The story is told by multiple narrators, but our main hero and the titular girl on the train is Rachel, a young woman who well and truly hit the rock bottom after her husband dumped her for another woman. She’s unemployed with a raging drinking problem, and in order to fool her kind-hearted friend-slash-landlord she takes the same commuter train to London as if she still had her job. Every day, the train takes Rachel near her old house, now occupied by her ex-husband, his wife and their baby, and another house not too far away, with a young attractive couple Rachel becomes obsessed with – she even gives them imaginary names. They seem to have a perfect life together and she fantasises about their perfect amazing relationship that’s a complete opposite to her own failed marriage, until one day she sees something that totally shatters that image.

As a thriller, The Girl on the Train is for the most part a well-crafted, compulsive reading – I read it in a flash and even took it with me to work so I could finish it during lunch break. An unreliable narrator who suffers from blackouts is a fun device and the book puts it to good, suspenseful use. The problem is, there’s really not much else to the book apart from its central mystery – this is strictly a shallow, read-once-and-forget kind of novel. The writing is merely serviceable and the setting generic, without any sense of mood or atmosphere. Besides Rachel, the other two narrators are Anna, the woman Rachel’s husband left her for, and Megan, the half of the “perfect couple” who disappears in mysterious circumstances. While I never had a problem with unlikable protagonists, if you write unsympathetic characters you need to make them compelling in some way, but none of the characters here come off as distinct or interesting and their voices are pretty much interchangeable. I’m curious to see how the film adaptation with Emily Blunt turns out – this could be a rare case where a movie actually improves on the book.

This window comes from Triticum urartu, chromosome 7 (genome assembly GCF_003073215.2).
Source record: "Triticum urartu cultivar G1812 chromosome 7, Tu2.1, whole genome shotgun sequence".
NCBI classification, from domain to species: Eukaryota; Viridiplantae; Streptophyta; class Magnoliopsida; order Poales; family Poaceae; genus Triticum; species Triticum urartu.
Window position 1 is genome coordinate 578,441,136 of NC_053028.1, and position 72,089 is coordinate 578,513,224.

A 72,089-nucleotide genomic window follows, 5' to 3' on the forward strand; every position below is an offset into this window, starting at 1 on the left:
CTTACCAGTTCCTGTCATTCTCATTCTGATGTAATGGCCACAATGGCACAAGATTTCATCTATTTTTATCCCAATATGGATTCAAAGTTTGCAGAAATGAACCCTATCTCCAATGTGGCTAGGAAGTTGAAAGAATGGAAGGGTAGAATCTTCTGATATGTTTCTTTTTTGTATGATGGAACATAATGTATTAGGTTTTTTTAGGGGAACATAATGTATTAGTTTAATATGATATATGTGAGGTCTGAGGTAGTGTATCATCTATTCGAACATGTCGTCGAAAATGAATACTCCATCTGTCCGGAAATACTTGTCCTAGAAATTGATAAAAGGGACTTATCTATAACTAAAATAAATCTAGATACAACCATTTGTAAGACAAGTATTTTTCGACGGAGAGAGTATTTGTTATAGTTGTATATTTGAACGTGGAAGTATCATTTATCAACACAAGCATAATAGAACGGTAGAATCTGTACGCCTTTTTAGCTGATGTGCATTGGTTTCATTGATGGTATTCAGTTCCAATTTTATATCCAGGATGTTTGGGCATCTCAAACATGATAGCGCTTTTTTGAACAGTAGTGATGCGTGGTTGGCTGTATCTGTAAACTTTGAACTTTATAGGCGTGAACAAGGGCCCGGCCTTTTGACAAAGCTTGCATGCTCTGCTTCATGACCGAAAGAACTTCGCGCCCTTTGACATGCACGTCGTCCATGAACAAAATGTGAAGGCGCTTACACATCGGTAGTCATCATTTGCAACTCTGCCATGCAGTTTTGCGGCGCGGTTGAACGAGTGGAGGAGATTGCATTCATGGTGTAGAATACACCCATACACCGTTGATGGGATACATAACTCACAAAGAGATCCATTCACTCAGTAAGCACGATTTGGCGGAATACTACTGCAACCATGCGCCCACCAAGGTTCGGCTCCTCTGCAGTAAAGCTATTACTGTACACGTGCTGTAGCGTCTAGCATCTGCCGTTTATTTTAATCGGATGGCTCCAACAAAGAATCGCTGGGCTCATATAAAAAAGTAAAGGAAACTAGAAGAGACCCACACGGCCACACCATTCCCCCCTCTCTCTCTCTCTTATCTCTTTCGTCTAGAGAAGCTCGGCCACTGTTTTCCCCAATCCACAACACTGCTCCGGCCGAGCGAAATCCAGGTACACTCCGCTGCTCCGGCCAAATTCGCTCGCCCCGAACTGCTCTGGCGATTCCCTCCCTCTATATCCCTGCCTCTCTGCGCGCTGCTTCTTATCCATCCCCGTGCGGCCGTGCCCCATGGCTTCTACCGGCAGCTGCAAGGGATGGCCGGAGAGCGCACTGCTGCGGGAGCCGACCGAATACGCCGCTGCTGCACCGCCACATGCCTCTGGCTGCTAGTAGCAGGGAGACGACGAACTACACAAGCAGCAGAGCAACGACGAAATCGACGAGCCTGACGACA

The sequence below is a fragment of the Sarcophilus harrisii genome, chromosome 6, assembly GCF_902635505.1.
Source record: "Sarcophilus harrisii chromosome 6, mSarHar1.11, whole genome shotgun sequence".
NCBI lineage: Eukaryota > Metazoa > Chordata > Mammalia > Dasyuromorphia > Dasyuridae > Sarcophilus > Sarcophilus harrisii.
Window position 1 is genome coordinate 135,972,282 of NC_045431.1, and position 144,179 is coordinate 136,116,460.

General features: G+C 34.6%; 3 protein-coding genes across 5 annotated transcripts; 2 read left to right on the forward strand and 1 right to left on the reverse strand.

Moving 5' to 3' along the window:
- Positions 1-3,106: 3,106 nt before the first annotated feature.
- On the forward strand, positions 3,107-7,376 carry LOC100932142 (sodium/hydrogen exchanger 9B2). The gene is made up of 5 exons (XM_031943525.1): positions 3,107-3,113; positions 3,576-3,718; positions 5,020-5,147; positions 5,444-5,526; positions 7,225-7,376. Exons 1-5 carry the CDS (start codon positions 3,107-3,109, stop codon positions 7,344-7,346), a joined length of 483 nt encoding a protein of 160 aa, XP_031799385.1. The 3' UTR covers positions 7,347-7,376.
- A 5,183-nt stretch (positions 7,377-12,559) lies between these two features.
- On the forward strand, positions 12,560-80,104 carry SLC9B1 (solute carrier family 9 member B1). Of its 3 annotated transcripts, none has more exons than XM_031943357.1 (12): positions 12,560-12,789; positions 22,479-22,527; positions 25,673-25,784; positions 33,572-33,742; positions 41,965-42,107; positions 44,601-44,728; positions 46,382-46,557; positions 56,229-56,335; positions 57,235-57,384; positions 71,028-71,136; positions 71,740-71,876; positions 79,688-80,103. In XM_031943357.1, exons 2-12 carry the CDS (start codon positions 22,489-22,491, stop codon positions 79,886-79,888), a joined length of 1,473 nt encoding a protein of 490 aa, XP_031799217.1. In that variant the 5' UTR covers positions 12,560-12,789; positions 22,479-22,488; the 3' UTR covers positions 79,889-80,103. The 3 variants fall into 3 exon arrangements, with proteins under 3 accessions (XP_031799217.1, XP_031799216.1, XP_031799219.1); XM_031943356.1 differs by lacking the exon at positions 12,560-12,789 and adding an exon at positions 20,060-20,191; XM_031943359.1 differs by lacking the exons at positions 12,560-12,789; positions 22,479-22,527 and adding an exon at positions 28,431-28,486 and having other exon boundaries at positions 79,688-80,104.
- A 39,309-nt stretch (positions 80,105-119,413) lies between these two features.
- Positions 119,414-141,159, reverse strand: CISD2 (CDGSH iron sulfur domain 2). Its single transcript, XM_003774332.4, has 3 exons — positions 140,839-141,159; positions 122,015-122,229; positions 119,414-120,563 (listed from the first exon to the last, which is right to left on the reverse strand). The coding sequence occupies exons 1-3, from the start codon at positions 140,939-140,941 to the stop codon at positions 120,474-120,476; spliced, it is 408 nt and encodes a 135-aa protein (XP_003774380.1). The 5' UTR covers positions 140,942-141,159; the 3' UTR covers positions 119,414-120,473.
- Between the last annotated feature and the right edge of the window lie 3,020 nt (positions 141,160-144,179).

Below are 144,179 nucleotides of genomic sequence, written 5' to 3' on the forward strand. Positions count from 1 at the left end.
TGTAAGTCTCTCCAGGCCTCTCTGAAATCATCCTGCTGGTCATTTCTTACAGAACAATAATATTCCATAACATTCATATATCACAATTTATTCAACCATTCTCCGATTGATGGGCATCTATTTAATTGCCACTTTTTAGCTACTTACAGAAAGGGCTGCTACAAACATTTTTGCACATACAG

The Bat by Jo Nesbo